The third point concerns the appropriate size of the economic stimulus and the nature of the other measures taken across countries and economic regions. The features of the policy strategies pursued, the precise design, magnitude, and implementation modalities of the relevant policies need not be identical across countries or economic areas, for instance, on both sides of the Atlantic, or – for that matter – on the two sides of the English channel. Some differences in size or scope are warranted by different economic and financial conditions as well as by different institutional structures. Having said that, the general orientation and the overall strategy of the policies being pursued have been similar in all major economies. This commonality derives from our shared analysis of the causes of the crisis, its evolving global character and the lessons that have been drawn about the appropriate policy responses and the need for concerted actions across the globe.

Let me now focus on central bank policy in the euro area. Since the eruption of the financial turmoil, the ECB has acted decisively providing and managing liquidity in the interbank currency market so as to foster its orderly functioning and ensure that banks have adequate access to central bank funding and can continue to finance the economy. The provision of liquidity by the ECB to the euro area banking system has been extraordinary in size and scope. It has involved the implementation of non-standard measures, such as the provision, since last October, of unlimited funding in euro at fixed interest rates over periods up the six months against an expanded list of eligible assets for use as collateral in Eurosystem refinancing operations. In addition, the ECB has supplied liquidity in other currencies, notably US dollars, on the basis of a swap agreement with the Federal Reserve. These money market interventions contributed to the growth in the size of the Eurosystem’s balance sheet which has increased since the financial turmoil broke out by around EUR 600 billion, between end of June 2007 and end of April 2009, and had reached EUR 1.51 trillion (or USD 2.01 trillion) by the end of April. This figure is equal to 16.0% of the nominal GDP of the euro area. For comparison, the balance sheet of the Federal Reserve System was USD 2.03 trillion or 14.0% of the US nominal GDP.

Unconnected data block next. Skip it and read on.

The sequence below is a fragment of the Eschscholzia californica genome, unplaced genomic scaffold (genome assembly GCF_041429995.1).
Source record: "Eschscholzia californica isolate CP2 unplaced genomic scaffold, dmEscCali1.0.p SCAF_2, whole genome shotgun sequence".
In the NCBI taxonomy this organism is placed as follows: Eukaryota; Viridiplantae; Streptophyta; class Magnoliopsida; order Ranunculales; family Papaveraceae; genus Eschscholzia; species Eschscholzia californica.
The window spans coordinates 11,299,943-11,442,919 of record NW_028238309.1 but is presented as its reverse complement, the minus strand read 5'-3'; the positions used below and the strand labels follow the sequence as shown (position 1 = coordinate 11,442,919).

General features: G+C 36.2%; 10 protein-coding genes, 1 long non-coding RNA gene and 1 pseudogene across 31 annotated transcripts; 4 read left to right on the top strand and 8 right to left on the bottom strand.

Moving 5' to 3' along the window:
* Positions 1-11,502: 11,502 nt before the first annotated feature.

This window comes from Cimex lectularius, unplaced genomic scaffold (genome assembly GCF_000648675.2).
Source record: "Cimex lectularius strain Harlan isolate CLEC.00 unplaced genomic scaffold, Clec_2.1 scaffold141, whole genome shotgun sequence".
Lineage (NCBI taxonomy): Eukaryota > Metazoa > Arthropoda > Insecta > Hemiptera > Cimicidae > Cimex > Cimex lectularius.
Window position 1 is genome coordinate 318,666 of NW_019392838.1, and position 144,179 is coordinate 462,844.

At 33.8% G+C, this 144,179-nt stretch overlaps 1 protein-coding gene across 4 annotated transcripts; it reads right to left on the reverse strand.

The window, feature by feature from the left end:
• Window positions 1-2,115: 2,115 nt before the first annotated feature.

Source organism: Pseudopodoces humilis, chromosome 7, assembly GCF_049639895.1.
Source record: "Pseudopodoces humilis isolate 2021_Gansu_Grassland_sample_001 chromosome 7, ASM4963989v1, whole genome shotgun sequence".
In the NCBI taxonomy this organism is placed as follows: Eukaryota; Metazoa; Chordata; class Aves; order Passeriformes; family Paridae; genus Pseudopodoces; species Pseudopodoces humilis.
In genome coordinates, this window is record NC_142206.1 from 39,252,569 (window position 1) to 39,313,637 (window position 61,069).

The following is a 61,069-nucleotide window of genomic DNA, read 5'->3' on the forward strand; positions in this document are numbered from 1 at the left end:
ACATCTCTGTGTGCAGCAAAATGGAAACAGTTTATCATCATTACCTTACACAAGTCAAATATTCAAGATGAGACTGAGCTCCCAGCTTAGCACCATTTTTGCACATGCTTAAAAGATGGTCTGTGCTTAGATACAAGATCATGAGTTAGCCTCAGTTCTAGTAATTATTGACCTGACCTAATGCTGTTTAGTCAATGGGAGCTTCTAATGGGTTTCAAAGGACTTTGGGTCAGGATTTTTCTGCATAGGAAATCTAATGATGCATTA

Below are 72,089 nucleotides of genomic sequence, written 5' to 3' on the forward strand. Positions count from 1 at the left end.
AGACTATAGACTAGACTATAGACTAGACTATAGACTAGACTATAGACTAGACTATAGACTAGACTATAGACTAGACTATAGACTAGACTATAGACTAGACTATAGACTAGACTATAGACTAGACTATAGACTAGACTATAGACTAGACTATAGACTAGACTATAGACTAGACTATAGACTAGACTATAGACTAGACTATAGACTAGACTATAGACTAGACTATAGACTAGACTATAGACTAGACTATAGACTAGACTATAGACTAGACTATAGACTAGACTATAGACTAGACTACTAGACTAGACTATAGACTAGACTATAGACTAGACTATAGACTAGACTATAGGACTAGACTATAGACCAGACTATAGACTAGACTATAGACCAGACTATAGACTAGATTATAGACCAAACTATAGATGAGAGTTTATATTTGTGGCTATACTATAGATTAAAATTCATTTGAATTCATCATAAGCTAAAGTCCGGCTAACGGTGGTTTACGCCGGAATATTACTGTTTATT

The extraordinary expansion of liquidity provision to the euro area banking system has made an important contribution to the financing of the economy because of the dominant role of the banking system in the financing of the private sector in the euro area. More generally, the generous provision of central bank money has ensured that banks’ funding constraints and perceived liquidity and counterparty risks have not caused a systemic crisis. Nevertheless, bank lending standards have been tightened and credit growth to the private sector has declined. The latter is partly a consequence of reduced demand for bank loans and partly a result of the deleveraging process in the banking sector and persisting stresses in the bank wholesale funding markets.

As the financial crisis deepened and broadened from mid-September last year, inflationary pressures and risks diminished in the euro area and globally. This was mainly due to the substantial weakening of global economic activity and the accompanying marked decline in commodity prices. Moreover, and despite the huge increase in the provision of central bank liquidity, broad money (M3) growth and the expansion of credit to the private sector decelerated, confirming that the upside risks to price stability were abating. In response, the Governing Council reduced the key ECB interest rates by an unprecedented 300 basis points between October 2008 and April 2009. As a result of the lowering of the key policy rates and the provision and management of liquidity, money market rates have declined even more from the peaks reached in October 2008. For example, the six-month Euribor rate was 1.56 % at the end of April, almost 400 basis points lower than its peak value last October (5.45%) and virtually the same as the corresponding Libor rate (1.51%) in the US dollar money market. Thus, over the past seven months conditions in the euro area money markets have significantly improved and they are virtually the same as, or even better than, those in other major money markets. These favourable money market developments have gradually been reflected in a decline in bank lending rates, especially on short-term credit to the private sector.